Updated: January 16, 2013, 1:01 PM ET
Matt Kartozian/US Presswire Shea Weber will have a big adjustment to make this season without his partner Ryan Suter.

Predators: Five Things You Need To Know

By Craig Custance

It was their best shot in franchise history at winning a Stanley Cup. The Nashville Predators had everything last spring. A defensive duo in Ryan Suter and Shea Weber better than any in the league. They had goaltending in Pekka Rinne, who was impenetrable in the first round against the Detroit Red Wings. There was playoff experience and trade deadline additions like Hal Gill and Paul Gaustad, who strengthened Nashville's weaknesses.

"To this point, I thought that was as good a chance as any," coach Barry Trotz told ESPN The Magazine.

They beat the Red Wings in the playoffs for the first time in franchise history, so it wasn't a complete failure.

"We sort of slayed that dragon," Trotz said.

But expectations have evolved in Nashville under the careful direction of Trotz, GM David Poile and assistant GM Paul Fenton. There's one mandate now in Nashville, and that's to win a Stanley Cup. It made the upset loss to the Phoenix Coyotes in the second round tough to swallow. A summer in which Shea Weber signed an offer sheet to leave and Suter actually left didn't make it any easier.

It brings us to this season and the challenge that comes with falling short of lofty goals and finding the reserve to continue plowing ahead. That's the biggest challenge in Nashville, but not the only one.

1. Roman Josi Replacing Ryan Suter
It won't be a seamless transition to a world without Suter and Weber shutting down the opposing team's best players, but Nashville is optimistic Josi is ready for the extra responsibility. During his rookie season, he had five goals and 11 assists, although he was held without a point during the playoffs. Like all young Nashville players, he's prepared with seasoning in the AHL. He also has loads of international experience in Switzerland. "Roman is comparable to [Suter]'s style of play," Trotz said. "[At the same age], Roman and [Suter] weren't too different in terms of overall effectiveness." It's on a much smaller scale than Suter, but the team will miss the quiet contributions of defenseman Francis Bouillon, who was reunited with Michel Therrien in Montreal.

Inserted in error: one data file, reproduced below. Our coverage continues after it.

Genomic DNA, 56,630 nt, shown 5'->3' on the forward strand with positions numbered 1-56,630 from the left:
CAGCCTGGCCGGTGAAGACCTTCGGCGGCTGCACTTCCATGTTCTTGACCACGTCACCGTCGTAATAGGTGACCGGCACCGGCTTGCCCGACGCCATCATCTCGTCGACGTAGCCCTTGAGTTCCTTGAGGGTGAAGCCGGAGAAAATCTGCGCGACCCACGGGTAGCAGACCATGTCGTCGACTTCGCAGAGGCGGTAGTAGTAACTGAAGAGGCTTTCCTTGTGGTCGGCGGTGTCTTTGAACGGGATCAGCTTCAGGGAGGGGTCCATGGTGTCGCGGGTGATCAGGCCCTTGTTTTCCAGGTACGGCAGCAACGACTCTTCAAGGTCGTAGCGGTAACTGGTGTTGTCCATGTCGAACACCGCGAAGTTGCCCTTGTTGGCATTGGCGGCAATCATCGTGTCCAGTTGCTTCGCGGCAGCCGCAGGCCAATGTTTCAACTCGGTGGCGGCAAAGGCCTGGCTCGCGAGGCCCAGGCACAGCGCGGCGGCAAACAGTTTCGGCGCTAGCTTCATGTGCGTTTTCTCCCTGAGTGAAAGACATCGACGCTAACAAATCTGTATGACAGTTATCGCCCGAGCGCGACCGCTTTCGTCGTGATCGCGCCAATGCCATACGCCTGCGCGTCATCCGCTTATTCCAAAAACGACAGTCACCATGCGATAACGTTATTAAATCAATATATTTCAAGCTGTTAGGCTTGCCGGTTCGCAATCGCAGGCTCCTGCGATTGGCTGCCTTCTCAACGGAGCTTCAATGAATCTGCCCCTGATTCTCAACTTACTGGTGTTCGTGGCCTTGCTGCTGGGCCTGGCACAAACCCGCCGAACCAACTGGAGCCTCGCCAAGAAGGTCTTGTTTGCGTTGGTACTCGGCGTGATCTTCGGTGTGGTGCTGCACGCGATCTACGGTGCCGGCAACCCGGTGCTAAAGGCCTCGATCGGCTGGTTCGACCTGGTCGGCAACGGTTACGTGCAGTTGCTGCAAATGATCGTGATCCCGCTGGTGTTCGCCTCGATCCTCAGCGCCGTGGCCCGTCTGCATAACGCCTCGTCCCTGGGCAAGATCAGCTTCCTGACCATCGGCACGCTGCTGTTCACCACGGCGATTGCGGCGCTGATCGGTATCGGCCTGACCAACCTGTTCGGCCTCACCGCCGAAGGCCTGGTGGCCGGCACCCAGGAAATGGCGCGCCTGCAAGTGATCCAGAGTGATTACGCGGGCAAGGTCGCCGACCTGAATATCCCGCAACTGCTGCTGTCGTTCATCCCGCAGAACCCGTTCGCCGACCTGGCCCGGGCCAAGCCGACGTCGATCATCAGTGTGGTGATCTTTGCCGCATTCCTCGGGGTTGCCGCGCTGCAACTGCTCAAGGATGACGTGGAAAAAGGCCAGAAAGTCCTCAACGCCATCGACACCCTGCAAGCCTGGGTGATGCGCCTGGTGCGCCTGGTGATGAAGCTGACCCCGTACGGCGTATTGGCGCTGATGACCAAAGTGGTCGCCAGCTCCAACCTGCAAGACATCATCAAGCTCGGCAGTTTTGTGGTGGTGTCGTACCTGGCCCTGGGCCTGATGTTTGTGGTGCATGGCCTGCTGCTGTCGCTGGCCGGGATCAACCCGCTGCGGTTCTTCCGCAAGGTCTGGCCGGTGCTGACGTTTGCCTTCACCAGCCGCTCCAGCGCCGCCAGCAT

2. Pekka Rinne Ready For Workload
There were many goalies who opted to wait out the lockout rather than play in Europe, but Rinne kept busy. He played in the KHL, then returned to Finland to train. He led the NHL with 73 starts last season, then played in another ten during the playoffs. Nashville certainly rode him down the stretch, which is what he prefers. "He's a high workload guy," Trotz said. Nashville brought back Chris Mason to serve as his backup and, during a condensed and travel-heavy Western Conference schedule, he'll get time, but Rinne is now the biggest strength of this team, and Nashville will ride him again if it has to. "We're going to go by the seat of our pants a little bit," Trotz said.

3. More Youth Needs To Emerge
At the start of last season, the Predators were one of the youngest teams in the league, and Rinne helped carry the team through some of the growing pains. For the Predators to remain in the playoff mix, one of the young players like Colin Wilson or Ryan Ellis has to emerge as a consistent contributor. Ellis got more seasoning during the lockout in Milwaukee, where he played 20 games, but missed time with a wrist injury. He put up nine points in the AHL, and Trotz singled him out as a guy who was helped by the extra development. "He really benefited from that," Trotz said. There's always one player in Nashville who emerges from Milwaukee to make contributions, and Trotz mentioned Mattias Ekholm, Taylor Beck, Austin Watson and Michael Latta as players who stood out to him at different times during the lockout.

4. Familiarity A Plus
Buffalo's Lindy Ruff is the NHL's longest-tenured coach, but Trotz isn't too far behind. He's created a culture in Nashville in which every single player on that roster knows what to expect and how to play the Predators' way. With no exhibition games and a shortened camp, there's an early advantage for the Predators, who had very little roster turnover from last year to this year. They re-signed two of the players acquired at the trade deadline in Gill and Gaustad, so that further eases the transition. They're also very experienced down the middle with Mike Fisher, David Legwand and Gaustad. While other teams scramble to learn new systems and develop chemistry, that won't be an issue for the Predators.

5. Sneaky-Good Power Play
When you think of the Predators, you don't think of offensive firepower, but Nashville's power play was No. 1 in the league last year, converting at a rate of 21.6 percent. Their PK also snuck into the NHL's top 10, giving them a nightly special teams advantage during the regular season. Now, you can't ignore the departure of Suter, who led the team with 291:46 in total power play icetime during the regular season, but there's obvious chemistry among some of the other regulars like Weber, Patric Hornqvist, Legwand and Martin Erat. "We have everybody back on our two units other than Ryan Suter," Trotz said. "He's a pretty good player and made things happen for us. Hopefully, Josi and Ellis -- they can pick up some of the offense that [Suter] provided."

Craig Custance covers the NHL for ESPN The Magazine.

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